Traders expect the market to be volatile around that jobs number, since that is when they will seriously be gauging the Fed's next move.

(Read more: There's a long way to go before Fed raises rates)

"It would be a surprise if all of sudden you do get a strong jobs number, and the Fed surprisingly decides, 'we're going to do a token tapering' and maybe the market would be just caught flat-footed," said Mark Luschini, chief market strategist at Janney Montgomery. "Those who say that any tapering is factored in to the market, I don't necessarily agree with."

Stock traders are also keeping an eye on yields, with the 10-year one of their most closely watched metrics. It was yielding 2.74 percent Wednesday. Treasury yields would be expected to move higher if the jobs report is better than expected.

"I think the larger story is not whether or not there will be a negative reaction to a shift in Fed position because the answer is yes. That is a given but it doesn't matter. What matters is whether it shifts the ultimate path of equities," Greenhaus said. A higher 10-year yield is not a problem for stocks, until it gets to about 3.5 percent, Greenhaus added.

November's retail sales data, due on Dec. 12, will also be important as it will be watched by the Fed and it's also a key to the strength of the holiday shopping season. The National Retail Federation expects November and December holiday sales gains of 3.9 percent. "It'll be telling as to whether the consumer and this deleveraging process…is going to lead to sustained or improved spending prospects," Luschini said.

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While the market paid little heed to Washington's budget battling in October, Luschini said there is a slight risk it could unsettle markets in the next go round.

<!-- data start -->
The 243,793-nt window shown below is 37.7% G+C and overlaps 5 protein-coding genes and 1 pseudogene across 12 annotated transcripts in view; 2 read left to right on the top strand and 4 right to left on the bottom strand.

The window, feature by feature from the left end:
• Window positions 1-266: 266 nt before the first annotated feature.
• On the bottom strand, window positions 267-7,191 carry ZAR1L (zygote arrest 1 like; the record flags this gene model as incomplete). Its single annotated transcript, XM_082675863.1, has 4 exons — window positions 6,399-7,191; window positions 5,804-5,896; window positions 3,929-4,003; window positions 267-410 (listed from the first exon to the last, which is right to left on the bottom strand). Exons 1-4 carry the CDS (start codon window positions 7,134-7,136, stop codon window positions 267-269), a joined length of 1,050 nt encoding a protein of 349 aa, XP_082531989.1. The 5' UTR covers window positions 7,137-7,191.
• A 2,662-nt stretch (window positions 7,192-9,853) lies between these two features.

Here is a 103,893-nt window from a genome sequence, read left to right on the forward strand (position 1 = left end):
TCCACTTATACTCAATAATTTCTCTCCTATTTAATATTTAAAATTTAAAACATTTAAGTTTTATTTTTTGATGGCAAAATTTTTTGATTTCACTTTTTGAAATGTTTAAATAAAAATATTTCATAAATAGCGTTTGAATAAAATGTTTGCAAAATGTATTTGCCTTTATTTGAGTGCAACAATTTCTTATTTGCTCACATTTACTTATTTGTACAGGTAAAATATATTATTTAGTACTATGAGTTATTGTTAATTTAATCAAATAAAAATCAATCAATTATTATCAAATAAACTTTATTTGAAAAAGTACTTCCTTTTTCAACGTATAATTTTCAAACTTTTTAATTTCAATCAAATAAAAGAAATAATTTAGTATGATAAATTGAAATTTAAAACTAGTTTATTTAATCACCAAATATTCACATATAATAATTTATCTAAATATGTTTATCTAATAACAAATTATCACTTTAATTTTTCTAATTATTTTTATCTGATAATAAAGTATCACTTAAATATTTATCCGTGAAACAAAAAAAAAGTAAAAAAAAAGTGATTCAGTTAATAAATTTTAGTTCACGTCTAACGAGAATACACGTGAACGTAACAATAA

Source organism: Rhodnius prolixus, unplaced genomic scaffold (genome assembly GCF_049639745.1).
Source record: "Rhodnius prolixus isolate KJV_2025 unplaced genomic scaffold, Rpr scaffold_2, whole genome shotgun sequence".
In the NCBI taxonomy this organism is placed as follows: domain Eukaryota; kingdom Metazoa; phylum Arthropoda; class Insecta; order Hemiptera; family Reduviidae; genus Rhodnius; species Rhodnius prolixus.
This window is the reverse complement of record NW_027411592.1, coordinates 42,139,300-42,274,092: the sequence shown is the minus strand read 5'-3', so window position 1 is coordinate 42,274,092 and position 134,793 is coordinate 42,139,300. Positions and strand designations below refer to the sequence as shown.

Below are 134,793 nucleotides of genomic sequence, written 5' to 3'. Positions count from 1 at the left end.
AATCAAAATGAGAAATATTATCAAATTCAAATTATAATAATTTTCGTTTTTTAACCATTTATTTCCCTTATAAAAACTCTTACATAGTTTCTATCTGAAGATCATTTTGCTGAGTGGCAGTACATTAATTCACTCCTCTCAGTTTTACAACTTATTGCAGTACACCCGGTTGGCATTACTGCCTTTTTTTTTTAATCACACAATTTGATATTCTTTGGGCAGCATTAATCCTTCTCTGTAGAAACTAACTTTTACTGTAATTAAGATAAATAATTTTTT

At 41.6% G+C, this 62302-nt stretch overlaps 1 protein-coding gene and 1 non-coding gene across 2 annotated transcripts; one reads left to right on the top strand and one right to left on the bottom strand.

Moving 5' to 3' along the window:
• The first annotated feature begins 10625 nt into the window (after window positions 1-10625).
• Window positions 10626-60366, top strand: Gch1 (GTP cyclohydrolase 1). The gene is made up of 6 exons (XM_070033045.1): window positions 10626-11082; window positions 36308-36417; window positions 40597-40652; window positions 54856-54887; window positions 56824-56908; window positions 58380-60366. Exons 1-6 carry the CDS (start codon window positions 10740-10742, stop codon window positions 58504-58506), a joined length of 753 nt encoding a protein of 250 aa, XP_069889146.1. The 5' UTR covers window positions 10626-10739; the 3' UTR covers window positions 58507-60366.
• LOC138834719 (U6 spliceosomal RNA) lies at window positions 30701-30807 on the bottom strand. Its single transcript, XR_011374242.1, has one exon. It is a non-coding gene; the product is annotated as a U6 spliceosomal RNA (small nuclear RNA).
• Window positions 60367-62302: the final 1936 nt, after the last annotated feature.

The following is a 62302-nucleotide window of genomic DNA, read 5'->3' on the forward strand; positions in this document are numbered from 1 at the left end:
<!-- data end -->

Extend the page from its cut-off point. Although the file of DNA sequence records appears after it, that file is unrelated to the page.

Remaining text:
Congress is due to return by Dec. 9, and their willingness to cooperate could be important. "That could be telling," he said. "Are we going to see the prospects of a replay of what we had just two months ago?"

Luschini and others say the market is ready for a pullback but the seasonal tide could push it higher in December regardless. The Dow and Russell are at all-time highs, the S&P 500 is close to its recent high, while Nasdaq reached a fresh 13-year high.

"That (seasonality) is tempered by the fact that the market is flirting with all-time highs," he said, adding that the market could continue to rise unless the Fed or Congress deliver a surprise.

—By CNBC's Patti Domm. Follow her on Twitter @pattidomm.

  • Patti Domm

    Patti Domm is CNBC Executive Editor, News, responsible for news coverage of the markets and economy.

  • A CNBC reporter since 1990, Bob Pisani covers Wall Street from the floor of the New York Stock Exchange.

  • CNBC's Senior Personal Finance Correspondent

  • JeeYeon Park is a writer for CNBC.com. Follow her on Twitter: @JeeYeonParkCNBC

  • Rick Santelli joined CNBC Business News as an on-air editor in 1999, reporting live from the floor of the Chicago Board of Trade.

  • Senior Producer at CNBC's Breaking News Desk.